Intersigmoid hernia can become a medicolegal dilemma due to physicians failing to recognize it because of its rarity in clinical practice. In medical malpractice cases, the defendant’s behaviour is compared to the standard of care for that specific situation . The standard of care is most commonly defined as “that reasonable and ordinary care, skill, and diligence as physicians and surgeons in good standing in the same neighbourhood, the same general line of practice, ordinarily have been exercising in like cases.”
Regarding ISH, the highest risk is to delay the diagnosis due to the relatively nonspecific clinical presentation. Due to a delayed diagnosis, surgery will also be delayed, with the risk of necessity of conversion to laparotomy.
Therefore, in order to avoid malpractice claims, the standard care for ISH is a stepwise approach, preforming first an abdominal CT scan that represents a valuable diagnostic tool allowing precise localization of the obstruction.
Moreover, a thorough knowledge of the anatomy of the peritoneal cavity and a comprehension of the clinical and radiological findings are mandatory for a correct surgical approach.
Clinical reports revealed that preoperative differentiation of intersigmoid hernias is difficult, and the diagnosis is often confirmed during the surgical management. Due to the vague clinical manifestation in most cases, the surgical treatment is frequently delayed. Therefore, also to avoid malpractice claims, a stepwise approach is recommended. Nowadays, the abdominal CT scan represents a valuable diagnostic tool allowing precise localization of the abdominal obstruction. An abnormal finding is the diameter of the sigmoid recess that is greater in the cases with strangulation and resection. Most cases can be managed only by reduction of the hernia, while the resection is necessary in one third of the cases. Laparoscopy is a feasible approach but requires advanced skills.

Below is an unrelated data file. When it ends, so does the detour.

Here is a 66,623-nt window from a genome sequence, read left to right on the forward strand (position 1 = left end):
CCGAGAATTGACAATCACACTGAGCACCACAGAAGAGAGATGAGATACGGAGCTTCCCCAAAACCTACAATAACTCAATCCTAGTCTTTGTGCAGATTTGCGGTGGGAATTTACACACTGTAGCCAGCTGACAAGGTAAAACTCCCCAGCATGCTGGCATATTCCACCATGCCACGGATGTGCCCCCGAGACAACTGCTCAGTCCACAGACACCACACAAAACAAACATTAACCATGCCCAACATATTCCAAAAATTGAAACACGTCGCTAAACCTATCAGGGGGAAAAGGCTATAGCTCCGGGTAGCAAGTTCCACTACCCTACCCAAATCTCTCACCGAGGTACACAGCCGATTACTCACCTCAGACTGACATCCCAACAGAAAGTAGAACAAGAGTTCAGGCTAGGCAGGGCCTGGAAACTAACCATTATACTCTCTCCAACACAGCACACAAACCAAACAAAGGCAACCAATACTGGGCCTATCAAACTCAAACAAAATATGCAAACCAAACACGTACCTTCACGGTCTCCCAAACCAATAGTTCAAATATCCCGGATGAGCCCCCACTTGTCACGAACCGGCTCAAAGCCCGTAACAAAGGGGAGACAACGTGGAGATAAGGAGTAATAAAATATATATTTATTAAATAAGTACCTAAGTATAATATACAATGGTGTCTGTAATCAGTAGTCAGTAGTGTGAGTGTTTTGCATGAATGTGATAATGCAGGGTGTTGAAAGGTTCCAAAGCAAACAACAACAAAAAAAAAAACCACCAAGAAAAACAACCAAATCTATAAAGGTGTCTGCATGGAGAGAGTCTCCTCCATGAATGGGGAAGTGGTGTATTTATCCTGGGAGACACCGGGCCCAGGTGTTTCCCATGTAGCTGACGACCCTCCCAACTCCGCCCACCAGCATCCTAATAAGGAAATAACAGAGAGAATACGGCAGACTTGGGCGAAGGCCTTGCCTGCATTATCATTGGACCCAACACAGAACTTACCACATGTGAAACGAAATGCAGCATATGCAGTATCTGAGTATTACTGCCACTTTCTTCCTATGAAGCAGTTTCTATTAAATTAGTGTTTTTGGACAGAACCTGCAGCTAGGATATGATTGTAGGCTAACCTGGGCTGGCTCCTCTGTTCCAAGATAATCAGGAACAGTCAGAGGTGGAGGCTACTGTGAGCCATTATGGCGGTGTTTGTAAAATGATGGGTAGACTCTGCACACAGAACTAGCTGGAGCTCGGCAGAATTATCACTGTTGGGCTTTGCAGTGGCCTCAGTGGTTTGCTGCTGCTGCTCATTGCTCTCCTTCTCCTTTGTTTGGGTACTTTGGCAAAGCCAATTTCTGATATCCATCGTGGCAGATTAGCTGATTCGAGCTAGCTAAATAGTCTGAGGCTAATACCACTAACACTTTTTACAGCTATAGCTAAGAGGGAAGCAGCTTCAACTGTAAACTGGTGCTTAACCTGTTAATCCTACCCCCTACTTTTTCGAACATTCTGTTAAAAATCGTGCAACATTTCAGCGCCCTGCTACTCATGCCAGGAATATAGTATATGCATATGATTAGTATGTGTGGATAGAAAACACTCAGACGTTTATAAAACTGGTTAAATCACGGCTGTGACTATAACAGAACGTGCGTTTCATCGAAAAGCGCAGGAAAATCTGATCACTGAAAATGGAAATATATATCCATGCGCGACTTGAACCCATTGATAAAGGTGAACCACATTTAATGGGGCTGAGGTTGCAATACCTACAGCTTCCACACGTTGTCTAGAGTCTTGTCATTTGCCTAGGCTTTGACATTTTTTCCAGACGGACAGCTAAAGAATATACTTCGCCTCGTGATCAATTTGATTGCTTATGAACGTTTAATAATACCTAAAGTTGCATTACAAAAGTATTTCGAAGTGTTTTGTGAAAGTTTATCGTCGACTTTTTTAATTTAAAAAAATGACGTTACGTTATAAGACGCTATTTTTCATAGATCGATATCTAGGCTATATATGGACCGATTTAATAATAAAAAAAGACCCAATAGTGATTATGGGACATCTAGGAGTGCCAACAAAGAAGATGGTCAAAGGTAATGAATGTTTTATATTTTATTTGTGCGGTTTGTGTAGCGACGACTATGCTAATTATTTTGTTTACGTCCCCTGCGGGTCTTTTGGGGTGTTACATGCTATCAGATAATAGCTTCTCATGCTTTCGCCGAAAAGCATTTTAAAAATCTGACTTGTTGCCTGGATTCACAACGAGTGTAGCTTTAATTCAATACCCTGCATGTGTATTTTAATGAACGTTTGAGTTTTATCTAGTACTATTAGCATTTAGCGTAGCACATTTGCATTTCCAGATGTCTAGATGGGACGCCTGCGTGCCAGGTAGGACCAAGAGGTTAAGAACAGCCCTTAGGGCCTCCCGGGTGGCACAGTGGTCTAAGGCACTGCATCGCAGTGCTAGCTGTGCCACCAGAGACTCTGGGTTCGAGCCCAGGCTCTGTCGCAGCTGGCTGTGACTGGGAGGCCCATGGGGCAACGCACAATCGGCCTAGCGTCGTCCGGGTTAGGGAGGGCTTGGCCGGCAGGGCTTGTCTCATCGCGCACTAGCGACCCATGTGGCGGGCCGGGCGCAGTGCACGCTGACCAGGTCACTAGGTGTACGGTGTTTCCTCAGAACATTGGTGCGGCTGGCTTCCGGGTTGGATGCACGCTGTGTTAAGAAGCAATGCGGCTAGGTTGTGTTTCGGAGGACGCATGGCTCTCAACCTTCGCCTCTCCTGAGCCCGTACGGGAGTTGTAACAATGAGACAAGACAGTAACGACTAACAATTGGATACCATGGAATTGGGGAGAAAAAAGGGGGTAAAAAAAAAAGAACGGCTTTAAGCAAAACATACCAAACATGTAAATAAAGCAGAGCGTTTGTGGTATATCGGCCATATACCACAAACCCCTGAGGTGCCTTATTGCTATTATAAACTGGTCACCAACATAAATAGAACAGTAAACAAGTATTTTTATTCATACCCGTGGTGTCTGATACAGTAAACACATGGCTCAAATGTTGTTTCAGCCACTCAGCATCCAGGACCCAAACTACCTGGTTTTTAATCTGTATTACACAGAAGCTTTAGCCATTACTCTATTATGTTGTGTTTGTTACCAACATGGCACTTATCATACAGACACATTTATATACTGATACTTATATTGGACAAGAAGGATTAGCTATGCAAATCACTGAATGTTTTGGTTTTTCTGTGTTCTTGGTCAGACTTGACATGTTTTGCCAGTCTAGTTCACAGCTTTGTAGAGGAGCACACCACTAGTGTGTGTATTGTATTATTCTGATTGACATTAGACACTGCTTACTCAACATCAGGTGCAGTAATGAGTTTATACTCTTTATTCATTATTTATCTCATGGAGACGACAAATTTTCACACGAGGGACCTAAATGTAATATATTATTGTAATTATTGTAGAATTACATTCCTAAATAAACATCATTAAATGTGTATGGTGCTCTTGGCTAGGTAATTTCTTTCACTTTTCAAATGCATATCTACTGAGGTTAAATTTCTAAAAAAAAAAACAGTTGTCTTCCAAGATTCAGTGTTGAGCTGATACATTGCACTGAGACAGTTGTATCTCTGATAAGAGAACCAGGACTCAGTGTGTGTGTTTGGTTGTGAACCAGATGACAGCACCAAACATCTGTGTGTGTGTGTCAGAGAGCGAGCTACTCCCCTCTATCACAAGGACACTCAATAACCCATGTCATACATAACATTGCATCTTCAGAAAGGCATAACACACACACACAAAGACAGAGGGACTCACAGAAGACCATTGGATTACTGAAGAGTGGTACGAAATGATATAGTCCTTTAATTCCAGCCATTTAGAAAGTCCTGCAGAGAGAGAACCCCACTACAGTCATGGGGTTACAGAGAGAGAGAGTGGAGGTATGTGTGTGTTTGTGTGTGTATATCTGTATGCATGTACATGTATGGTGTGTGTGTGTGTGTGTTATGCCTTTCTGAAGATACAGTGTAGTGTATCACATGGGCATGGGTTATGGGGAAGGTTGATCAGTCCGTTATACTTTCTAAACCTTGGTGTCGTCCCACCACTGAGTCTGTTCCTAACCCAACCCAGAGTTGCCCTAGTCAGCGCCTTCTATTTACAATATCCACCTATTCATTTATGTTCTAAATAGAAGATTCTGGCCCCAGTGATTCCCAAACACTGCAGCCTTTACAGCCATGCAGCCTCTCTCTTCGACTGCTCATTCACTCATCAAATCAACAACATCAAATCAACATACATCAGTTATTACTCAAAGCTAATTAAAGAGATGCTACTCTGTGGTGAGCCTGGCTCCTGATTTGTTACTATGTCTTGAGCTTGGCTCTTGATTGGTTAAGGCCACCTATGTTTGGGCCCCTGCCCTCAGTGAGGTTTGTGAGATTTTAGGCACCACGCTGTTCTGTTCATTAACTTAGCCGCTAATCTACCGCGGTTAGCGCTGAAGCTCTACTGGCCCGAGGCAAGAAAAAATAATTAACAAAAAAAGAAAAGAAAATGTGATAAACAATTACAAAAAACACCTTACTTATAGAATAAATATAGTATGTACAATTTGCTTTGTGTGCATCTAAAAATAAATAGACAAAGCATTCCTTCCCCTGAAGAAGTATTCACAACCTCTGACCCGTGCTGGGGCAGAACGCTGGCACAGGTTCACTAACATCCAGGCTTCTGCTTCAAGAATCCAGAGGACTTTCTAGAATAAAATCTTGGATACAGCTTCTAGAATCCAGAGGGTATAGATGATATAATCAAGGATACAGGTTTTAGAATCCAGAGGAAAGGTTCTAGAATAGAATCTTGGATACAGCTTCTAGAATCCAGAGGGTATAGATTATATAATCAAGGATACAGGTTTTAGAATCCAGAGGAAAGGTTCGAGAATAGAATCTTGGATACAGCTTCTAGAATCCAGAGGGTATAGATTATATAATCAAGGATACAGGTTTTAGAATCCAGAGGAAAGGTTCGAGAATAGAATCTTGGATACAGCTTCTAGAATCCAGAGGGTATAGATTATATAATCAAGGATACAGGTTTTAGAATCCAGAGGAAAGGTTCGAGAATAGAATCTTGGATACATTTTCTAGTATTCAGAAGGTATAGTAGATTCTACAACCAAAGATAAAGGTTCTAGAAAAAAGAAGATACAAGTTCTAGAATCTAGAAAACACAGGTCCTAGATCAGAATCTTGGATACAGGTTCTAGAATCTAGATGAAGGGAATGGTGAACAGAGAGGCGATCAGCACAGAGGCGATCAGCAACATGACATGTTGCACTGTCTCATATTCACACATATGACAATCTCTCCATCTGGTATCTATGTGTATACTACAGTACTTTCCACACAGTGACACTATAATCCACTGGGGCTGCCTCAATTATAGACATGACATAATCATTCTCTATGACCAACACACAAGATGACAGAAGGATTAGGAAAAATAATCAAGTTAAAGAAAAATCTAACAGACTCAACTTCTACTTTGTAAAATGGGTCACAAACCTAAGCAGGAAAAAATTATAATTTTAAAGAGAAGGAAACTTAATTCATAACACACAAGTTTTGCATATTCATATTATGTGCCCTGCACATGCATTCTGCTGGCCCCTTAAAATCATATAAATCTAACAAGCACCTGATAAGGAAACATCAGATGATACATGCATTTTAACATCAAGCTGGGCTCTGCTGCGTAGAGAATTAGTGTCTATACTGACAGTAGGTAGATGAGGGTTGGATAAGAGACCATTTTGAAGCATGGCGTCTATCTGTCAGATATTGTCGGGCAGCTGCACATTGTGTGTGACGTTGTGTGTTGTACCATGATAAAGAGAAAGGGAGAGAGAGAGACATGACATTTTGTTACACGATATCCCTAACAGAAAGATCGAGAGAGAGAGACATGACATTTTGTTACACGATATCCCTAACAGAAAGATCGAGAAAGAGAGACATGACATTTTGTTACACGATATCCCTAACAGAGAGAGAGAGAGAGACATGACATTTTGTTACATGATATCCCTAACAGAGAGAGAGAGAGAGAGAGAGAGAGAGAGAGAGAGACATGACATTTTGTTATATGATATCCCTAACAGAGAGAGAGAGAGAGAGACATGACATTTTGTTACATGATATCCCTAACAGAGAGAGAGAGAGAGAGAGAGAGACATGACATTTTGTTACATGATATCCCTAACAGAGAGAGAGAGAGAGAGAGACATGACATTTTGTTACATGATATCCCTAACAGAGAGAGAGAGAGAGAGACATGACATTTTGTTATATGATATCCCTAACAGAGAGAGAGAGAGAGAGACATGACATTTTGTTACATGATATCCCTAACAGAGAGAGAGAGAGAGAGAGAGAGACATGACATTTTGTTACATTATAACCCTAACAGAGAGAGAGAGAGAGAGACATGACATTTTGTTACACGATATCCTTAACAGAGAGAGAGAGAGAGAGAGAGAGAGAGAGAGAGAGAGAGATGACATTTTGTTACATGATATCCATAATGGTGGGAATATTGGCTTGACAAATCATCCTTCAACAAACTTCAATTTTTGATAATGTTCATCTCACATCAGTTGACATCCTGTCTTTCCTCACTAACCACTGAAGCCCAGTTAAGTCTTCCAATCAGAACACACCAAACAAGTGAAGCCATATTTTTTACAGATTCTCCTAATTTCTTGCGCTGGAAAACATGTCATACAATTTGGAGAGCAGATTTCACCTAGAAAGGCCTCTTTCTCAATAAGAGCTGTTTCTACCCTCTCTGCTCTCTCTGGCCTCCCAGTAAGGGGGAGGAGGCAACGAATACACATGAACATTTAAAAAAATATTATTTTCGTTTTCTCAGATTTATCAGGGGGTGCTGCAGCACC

In conclusion, a thorough knowledge of the anatomy of the peritoneal cavity and a comprehension of the clinical and radiological findings will allow a better surgical approach for internal hernias in most cases of acute abdomen.
ISH is a very rare condition and often is a forgotten diagnosis and a challenge due to its anatomical characteristics.
Conflicts of Interest
The authors declare no conflicts of interest.
Supplementary digital contents: SDC 1, Table 1: references of included studies, SDC 2, Table 2: characteristics of included studies, SDC 3, Table 3: radiological evaluation of included studies, SDC 4, Table 4: intraoperative findings, SDC 5: type of surgical treatment, and SDC 6: characteristics of the defect and the incarcerated small bowel. (Supplementary Materials)